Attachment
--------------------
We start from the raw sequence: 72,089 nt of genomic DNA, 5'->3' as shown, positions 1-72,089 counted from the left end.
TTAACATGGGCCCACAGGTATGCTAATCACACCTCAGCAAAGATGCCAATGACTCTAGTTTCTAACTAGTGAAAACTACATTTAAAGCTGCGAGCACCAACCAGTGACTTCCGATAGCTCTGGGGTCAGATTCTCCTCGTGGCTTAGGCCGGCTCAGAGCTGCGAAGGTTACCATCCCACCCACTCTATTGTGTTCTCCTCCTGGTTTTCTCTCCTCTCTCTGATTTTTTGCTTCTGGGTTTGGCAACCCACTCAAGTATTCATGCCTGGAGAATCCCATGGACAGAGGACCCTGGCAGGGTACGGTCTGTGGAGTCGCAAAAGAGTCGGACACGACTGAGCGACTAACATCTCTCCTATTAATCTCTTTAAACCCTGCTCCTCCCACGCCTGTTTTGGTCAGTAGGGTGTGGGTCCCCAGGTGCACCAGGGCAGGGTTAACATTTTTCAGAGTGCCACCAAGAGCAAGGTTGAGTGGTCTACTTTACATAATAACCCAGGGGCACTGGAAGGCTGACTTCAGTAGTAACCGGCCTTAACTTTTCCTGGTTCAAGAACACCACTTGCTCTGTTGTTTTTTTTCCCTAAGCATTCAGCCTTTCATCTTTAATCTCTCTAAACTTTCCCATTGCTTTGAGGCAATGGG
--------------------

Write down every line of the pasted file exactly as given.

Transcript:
We start from the raw sequence: 72,089 nt of genomic DNA, 5'->3' as shown, positions 1-72,089 counted from the left end.
TTAACATGGGCCCACAGGTATGCTAATCACACCTCAGCAAAGATGCCAATGACTCTAGTTTCTAACTAGTGAAAACTACATTTAAAGCTGCGAGCACCAACCAGTGACTTCCGATAGCTCTGGGGTCAGATTCTCCTCGTGGCTTAGGCCGGCTCAGAGCTGCGAAGGTTACCATCCCACCCACTCTATTGTGTTCTCCTCCTGGTTTTCTCTCCTCTCTCTGATTTTTTGCTTCTGGGTTTGGCAACCCACTCAAGTATTCATGCCTGGAGAATCCCATGGACAGAGGACCCTGGCAGGGTACGGTCTGTGGAGTCGCAAAAGAGTCGGACACGACTGAGCGACTAACATCTCTCCTATTAATCTCTTTAAACCCTGCTCCTCCCACGCCTGTTTTGGTCAGTAGGGTGTGGGTCCCCAGGTGCACCAGGGCAGGGTTAACATTTTTCAGAGTGCCACCAAGAGCAAGGTTGAGTGGTCTACTTTACATAATAACCCAGGGGCACTGGAAGGCTGACTTCAGTAGTAACCGGCCTTAACTTTTCCTGGTTCAAGAACACCACTTGCTCTGTTGTTTTTTTTCCCTAAGCATTCAGCCTTTCATCTTTAATCTCTCTAAACTTTCCCATTGCTTTGAGGCAATGGG